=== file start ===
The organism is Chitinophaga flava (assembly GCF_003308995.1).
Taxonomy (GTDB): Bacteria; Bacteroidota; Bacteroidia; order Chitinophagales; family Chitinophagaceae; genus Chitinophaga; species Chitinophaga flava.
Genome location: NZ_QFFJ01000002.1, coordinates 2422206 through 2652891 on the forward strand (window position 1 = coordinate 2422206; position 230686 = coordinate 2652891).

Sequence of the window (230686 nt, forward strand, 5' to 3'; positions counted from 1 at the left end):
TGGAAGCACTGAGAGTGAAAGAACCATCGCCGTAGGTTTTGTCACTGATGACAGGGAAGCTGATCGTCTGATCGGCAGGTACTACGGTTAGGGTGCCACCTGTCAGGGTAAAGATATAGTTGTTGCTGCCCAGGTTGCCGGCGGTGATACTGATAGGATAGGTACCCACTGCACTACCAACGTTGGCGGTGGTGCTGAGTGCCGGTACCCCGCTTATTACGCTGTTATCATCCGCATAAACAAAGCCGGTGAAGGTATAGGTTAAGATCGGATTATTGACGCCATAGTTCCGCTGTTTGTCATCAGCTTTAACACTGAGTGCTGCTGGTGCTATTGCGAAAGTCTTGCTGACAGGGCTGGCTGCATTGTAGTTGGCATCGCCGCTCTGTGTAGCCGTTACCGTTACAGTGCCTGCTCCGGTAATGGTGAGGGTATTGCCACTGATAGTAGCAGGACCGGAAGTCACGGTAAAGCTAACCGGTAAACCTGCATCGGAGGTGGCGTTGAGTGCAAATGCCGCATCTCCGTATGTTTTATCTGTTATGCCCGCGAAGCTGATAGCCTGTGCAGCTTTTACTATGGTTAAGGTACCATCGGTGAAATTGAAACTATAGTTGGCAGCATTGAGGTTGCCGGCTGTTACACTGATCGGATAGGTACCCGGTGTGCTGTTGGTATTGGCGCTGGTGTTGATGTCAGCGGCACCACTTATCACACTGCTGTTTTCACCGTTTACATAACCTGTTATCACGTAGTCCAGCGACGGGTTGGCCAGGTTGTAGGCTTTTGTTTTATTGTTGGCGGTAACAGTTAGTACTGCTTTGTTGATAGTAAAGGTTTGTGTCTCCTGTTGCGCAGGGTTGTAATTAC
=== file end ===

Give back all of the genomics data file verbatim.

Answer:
The organism is Chitinophaga flava (assembly GCF_003308995.1).
Taxonomy (GTDB): Bacteria; Bacteroidota; Bacteroidia; order Chitinophagales; family Chitinophagaceae; genus Chitinophaga; species Chitinophaga flava.
Genome location: NZ_QFFJ01000002.1, coordinates 2422206 through 2652891 on the forward strand (window position 1 = coordinate 2422206; position 230686 = coordinate 2652891).

Sequence of the window (230686 nt, forward strand, 5' to 3'; positions counted from 1 at the left end):
TGGAAGCACTGAGAGTGAAAGAACCATCGCCGTAGGTTTTGTCACTGATGACAGGGAAGCTGATCGTCTGATCGGCAGGTACTACGGTTAGGGTGCCACCTGTCAGGGTAAAGATATAGTTGTTGCTGCCCAGGTTGCCGGCGGTGATACTGATAGGATAGGTACCCACTGCACTACCAACGTTGGCGGTGGTGCTGAGTGCCGGTACCCCGCTTATTACGCTGTTATCATCCGCATAAACAAAGCCGGTGAAGGTATAGGTTAAGATCGGATTATTGACGCCATAGTTCCGCTGTTTGTCATCAGCTTTAACACTGAGTGCTGCTGGTGCTATTGCGAAAGTCTTGCTGACAGGGCTGGCTGCATTGTAGTTGGCATCGCCGCTCTGTGTAGCCGTTACCGTTACAGTGCCTGCTCCGGTAATGGTGAGGGTATTGCCACTGATAGTAGCAGGACCGGAAGTCACGGTAAAGCTAACCGGTAAACCTGCATCGGAGGTGGCGTTGAGTGCAAATGCCGCATCTCCGTATGTTTTATCTGTTATGCCCGCGAAGCTGATAGCCTGTGCAGCTTTTACTATGGTTAAGGTACCATCGGTGAAATTGAAACTATAGTTGGCAGCATTGAGGTTGCCGGCTGTTACACTGATCGGATAGGTACCCGGTGTGCTGTTGGTATTGGCGCTGGTGTTGATGTCAGCGGCACCACTTATCACACTGCTGTTTTCACCGTTTACATAACCTGTTATCACGTAGTCCAGCGACGGGTTGGCCAGGTTGTAGGCTTTTGTTTTATTGTTGGCGGTAACAGTTAGTACTGCTTTGTTGATAGTAAAGGTTTGTGTCTCCTGTTGCGCAGGGTTGTAATTAC